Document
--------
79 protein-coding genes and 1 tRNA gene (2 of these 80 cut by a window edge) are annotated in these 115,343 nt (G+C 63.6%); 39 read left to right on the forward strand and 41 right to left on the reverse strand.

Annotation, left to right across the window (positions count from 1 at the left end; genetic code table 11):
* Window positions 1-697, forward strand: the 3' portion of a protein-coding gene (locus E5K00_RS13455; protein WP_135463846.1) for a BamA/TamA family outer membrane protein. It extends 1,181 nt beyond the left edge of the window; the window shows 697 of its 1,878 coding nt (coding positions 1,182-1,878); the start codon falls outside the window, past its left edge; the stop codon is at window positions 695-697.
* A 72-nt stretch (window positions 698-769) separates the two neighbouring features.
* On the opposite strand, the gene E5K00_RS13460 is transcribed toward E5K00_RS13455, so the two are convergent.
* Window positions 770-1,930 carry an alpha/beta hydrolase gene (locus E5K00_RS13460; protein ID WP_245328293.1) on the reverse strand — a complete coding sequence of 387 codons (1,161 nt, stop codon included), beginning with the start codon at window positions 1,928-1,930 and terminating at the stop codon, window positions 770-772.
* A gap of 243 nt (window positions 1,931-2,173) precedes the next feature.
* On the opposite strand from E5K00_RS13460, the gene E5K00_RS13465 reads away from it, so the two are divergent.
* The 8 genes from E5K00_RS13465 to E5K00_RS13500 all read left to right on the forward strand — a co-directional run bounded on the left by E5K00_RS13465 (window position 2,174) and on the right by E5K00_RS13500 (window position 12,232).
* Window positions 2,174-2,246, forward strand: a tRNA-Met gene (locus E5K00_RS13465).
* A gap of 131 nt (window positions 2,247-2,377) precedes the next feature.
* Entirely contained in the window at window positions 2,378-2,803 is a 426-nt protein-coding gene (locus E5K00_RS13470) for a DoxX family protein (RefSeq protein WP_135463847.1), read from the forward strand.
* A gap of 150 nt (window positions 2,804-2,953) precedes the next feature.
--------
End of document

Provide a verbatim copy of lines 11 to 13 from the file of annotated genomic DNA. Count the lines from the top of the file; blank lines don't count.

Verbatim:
* A gap of 131 nt (window positions 2,247-2,377) precedes the next feature.
* Entirely contained in the window at window positions 2,378-2,803 is a 426-nt protein-coding gene (locus E5K00_RS13470) for a DoxX family protein (RefSeq protein WP_135463847.1), read from the forward strand.
* A gap of 150 nt (window positions 2,804-2,953) precedes the next feature.